I want to prove that the complement of $\{0^n1^n \mid n \geq{} 0\}$ is not regular using closure properties.

I understand pumping lemma can be used to prove that $\{0^n1^n \mid n \geq{} 0\}$ is not a regular language. I also understand regular languages are closed under complement operation. However, does that also imply that a non-regular language's complement is also non-regular?


Yes. Since the complement of a regular language is also a regular language, then it follows that the complement of a non-regular language must also be non-regular. Strictly speaking, this works since the complement is its own inverse.

  • 3
    $\begingroup$ Just to explicitly state it, the proof would run along these lines: Towards a contradiction, let L be the complement of the given language. If L were regular then the complement of L, which is the given language: $\{0^n 1^n \mid n \geq 0\}$, would be regular as well by the property of regular languages being closed over the compliment operation. Therefore L is not regular. $\endgroup$ – JustAnotherSoul Sep 27 '12 at 2:39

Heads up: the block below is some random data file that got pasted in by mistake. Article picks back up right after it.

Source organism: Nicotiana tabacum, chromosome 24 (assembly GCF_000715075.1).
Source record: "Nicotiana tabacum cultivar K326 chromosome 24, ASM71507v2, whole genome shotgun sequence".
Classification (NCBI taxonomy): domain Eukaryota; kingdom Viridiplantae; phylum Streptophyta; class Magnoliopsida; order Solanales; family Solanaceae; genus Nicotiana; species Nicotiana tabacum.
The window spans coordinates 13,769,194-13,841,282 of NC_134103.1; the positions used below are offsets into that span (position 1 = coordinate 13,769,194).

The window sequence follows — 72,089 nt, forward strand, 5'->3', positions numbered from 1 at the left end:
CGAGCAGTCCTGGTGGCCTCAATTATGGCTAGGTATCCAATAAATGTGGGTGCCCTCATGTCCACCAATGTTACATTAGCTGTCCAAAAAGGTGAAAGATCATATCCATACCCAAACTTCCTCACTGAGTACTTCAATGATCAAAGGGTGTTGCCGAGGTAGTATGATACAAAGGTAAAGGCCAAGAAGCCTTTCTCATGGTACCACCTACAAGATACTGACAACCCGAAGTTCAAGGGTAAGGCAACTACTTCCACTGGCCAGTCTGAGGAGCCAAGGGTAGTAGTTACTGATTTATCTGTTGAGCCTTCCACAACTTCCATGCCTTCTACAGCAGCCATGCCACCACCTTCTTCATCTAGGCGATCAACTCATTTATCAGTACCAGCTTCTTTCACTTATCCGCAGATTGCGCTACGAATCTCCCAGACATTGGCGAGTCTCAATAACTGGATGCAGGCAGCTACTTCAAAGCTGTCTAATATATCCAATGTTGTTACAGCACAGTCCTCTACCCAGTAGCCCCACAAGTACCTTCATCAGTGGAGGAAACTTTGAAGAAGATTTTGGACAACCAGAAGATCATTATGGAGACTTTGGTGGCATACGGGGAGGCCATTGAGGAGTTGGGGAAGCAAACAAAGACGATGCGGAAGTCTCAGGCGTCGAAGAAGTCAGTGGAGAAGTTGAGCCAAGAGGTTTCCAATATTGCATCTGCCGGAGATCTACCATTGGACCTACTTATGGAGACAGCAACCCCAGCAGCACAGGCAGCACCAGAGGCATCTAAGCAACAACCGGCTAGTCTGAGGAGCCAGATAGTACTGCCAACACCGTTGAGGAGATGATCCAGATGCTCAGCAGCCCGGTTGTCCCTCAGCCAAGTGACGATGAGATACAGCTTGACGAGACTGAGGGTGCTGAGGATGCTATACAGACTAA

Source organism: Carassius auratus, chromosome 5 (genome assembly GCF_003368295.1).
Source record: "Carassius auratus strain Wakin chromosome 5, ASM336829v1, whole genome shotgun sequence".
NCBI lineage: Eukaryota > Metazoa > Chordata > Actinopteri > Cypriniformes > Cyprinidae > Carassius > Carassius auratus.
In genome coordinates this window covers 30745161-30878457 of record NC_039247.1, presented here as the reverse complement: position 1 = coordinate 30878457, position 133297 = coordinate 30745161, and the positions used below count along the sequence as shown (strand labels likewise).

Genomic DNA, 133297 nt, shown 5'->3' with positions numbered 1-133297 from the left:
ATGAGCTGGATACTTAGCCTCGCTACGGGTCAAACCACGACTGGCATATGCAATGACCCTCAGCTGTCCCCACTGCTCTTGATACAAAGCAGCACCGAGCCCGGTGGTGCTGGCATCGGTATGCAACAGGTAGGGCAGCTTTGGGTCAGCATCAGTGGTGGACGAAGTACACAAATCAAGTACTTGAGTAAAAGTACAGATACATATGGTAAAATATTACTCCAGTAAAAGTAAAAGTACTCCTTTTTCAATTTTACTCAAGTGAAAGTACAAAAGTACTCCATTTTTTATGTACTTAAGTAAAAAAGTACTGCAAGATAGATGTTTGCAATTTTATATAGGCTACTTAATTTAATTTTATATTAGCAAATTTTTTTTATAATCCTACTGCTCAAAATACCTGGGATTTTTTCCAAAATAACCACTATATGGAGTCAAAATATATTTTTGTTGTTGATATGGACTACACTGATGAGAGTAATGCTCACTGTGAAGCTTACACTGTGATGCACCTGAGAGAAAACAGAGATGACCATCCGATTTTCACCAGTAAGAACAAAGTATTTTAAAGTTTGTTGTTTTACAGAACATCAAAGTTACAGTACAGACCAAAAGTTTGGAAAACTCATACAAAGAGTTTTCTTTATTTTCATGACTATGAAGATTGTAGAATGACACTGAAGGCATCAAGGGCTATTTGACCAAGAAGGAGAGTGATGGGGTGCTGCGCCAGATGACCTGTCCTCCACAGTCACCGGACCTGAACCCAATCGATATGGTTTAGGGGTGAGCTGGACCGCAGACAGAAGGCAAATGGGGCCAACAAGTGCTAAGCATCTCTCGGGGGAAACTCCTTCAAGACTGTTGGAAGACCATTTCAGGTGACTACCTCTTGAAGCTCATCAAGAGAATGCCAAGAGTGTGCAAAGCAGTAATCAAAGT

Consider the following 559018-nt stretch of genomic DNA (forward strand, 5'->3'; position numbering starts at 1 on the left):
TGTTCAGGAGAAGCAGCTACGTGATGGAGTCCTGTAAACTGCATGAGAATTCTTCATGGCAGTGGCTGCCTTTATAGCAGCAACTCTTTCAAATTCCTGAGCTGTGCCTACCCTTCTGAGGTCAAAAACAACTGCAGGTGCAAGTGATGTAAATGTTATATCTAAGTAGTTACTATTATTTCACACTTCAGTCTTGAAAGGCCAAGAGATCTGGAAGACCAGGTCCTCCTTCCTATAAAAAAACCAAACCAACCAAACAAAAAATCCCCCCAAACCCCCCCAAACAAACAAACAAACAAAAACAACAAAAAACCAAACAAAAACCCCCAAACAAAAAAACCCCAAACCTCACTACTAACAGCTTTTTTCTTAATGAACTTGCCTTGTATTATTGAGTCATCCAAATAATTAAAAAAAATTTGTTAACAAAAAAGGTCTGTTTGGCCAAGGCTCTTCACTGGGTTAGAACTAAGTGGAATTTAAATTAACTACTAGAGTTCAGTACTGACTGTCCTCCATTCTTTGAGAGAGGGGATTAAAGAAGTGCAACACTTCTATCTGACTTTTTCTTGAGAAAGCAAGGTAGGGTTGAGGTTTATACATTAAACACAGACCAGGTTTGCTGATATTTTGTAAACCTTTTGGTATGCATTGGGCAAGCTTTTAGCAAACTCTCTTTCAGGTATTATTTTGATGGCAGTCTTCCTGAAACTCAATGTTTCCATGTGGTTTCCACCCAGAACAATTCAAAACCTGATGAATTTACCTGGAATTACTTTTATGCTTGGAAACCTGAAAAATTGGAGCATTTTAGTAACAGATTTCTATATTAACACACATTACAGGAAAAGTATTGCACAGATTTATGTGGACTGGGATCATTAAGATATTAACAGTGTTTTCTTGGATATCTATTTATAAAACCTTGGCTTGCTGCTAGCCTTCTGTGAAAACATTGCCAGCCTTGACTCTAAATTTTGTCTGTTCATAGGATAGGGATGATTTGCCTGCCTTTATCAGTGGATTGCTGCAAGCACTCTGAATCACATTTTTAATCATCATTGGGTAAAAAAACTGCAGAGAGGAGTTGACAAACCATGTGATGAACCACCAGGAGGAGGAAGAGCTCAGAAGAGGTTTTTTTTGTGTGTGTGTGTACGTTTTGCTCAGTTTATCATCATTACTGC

Your Answer

By clicking “Post Your Answer”, you agree to our terms of service, privacy policy and cookie policy

Not the answer you're looking for? Browse other questions tagged or ask your own question.